Now I laugh. It feels amazing. Like I have haven’t breathed in a few minutes.

I take a few steps and wrap you up in the biggest hug I’ve ever given my big brother.

“That’s the best story I’ve ever heard in my whole life.” I say.

You return the embrace, and then you reach into the pack on my back and pull out the last two beers.

“Last two.” You say. Handing me one. “Y’know, it’s crazy, but these things taste so fucking good right now.”

You laugh again, and so do I, wiping tears from my eyes and grinning like an idiot.

“C’mon. Let’s head back. Mom will have supper ready soon.”

We start walking back down the gravel road the way we came. Kicking rocks, drinking beer, and telling jokes.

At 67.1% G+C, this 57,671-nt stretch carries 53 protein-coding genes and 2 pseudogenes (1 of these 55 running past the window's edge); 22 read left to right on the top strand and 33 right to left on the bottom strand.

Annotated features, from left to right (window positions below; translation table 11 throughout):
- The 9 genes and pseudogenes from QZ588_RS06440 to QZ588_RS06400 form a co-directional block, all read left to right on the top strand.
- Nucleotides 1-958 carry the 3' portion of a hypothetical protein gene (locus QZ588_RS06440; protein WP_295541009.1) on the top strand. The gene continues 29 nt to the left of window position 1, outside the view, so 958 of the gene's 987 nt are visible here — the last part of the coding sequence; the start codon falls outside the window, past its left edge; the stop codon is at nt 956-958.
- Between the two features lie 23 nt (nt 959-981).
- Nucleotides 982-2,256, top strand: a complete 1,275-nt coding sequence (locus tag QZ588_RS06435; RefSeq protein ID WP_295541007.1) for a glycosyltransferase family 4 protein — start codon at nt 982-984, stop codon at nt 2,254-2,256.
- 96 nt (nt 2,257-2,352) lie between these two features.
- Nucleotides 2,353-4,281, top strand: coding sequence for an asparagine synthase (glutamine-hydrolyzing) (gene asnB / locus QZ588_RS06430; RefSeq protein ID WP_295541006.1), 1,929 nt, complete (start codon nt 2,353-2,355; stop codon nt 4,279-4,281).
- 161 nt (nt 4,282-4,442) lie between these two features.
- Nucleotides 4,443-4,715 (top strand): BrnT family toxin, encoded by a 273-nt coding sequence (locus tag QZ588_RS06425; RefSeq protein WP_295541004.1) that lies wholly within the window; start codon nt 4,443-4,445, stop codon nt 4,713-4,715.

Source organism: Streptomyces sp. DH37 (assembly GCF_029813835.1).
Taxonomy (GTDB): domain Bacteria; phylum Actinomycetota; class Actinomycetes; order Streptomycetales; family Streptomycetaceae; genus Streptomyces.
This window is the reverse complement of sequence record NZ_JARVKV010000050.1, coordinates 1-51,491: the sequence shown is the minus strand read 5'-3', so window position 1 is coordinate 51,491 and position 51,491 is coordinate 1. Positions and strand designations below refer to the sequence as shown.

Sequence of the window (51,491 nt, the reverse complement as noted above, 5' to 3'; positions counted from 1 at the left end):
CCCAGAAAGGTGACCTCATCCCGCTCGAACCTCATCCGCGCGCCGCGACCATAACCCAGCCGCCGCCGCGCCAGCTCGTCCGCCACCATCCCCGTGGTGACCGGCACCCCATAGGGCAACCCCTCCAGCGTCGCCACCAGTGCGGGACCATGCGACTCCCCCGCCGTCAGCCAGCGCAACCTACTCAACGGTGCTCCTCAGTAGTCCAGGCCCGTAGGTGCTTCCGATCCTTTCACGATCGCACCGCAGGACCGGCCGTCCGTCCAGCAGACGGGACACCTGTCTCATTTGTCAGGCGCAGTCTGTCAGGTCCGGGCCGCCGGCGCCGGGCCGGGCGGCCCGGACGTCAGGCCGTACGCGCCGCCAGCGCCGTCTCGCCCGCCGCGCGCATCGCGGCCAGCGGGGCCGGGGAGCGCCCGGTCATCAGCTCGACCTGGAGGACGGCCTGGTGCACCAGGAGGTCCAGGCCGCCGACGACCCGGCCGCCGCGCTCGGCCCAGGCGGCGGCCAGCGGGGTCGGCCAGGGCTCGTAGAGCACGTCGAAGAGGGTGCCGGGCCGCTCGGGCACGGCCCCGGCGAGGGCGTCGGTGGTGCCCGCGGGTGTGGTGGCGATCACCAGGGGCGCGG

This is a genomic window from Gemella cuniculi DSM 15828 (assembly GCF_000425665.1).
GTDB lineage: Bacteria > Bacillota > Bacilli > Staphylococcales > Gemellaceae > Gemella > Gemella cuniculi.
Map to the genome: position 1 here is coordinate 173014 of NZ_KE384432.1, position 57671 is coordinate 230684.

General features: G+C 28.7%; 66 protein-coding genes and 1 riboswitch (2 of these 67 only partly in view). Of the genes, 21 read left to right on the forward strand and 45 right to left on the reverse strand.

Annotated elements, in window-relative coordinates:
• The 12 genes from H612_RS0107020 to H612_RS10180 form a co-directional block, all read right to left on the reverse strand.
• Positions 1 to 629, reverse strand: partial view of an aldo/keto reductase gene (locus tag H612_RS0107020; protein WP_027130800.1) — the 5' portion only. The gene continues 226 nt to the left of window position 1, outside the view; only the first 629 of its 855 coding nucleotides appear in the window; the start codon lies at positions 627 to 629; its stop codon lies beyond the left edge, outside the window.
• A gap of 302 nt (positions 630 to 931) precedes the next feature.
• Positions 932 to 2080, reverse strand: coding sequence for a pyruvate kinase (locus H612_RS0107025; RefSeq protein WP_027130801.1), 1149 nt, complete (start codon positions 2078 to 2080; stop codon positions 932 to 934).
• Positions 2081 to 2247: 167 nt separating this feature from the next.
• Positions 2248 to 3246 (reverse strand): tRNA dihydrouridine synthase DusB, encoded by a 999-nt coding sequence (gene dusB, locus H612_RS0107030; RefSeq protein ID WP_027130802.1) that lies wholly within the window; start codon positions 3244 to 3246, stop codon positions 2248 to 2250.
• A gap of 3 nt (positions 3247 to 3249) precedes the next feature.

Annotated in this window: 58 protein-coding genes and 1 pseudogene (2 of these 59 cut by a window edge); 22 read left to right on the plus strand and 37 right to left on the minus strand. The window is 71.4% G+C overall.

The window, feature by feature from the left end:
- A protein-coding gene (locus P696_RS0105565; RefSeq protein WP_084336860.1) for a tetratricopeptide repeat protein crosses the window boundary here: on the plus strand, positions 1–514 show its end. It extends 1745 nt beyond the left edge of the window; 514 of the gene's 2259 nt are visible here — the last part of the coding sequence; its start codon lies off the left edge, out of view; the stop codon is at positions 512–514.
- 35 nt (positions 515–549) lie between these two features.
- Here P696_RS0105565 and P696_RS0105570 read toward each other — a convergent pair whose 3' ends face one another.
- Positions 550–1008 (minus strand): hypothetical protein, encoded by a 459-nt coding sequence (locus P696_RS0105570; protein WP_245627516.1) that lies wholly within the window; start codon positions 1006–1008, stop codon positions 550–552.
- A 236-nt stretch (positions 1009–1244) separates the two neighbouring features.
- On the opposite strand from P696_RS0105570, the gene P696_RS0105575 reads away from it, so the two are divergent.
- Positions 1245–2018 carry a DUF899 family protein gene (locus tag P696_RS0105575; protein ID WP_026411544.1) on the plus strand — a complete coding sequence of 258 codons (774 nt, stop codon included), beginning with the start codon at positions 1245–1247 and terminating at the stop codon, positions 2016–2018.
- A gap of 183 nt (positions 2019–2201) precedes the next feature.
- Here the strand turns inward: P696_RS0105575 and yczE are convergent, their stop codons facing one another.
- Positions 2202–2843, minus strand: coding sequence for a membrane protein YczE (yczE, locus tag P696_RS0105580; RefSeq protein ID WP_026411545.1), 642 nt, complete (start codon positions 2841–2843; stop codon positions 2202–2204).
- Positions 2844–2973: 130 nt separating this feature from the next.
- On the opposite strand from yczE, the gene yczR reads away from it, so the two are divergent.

The pack on my back is empty. Its burden gone.

Both of us are walking with a little more life in our step.

Sure, we’re a little buzzed from the beers, but we are also bonded.

Brothers; together through pain, and joy, and victory, and loss.

United under God, and the immaculately blue, summer sky

that stretches from horizon to horizon, here on this wide prairie.

The breeze blows, and the hay fields wave,

like the wings of ten thousand angels,

welcoming their lost brother home.



DJR – 2023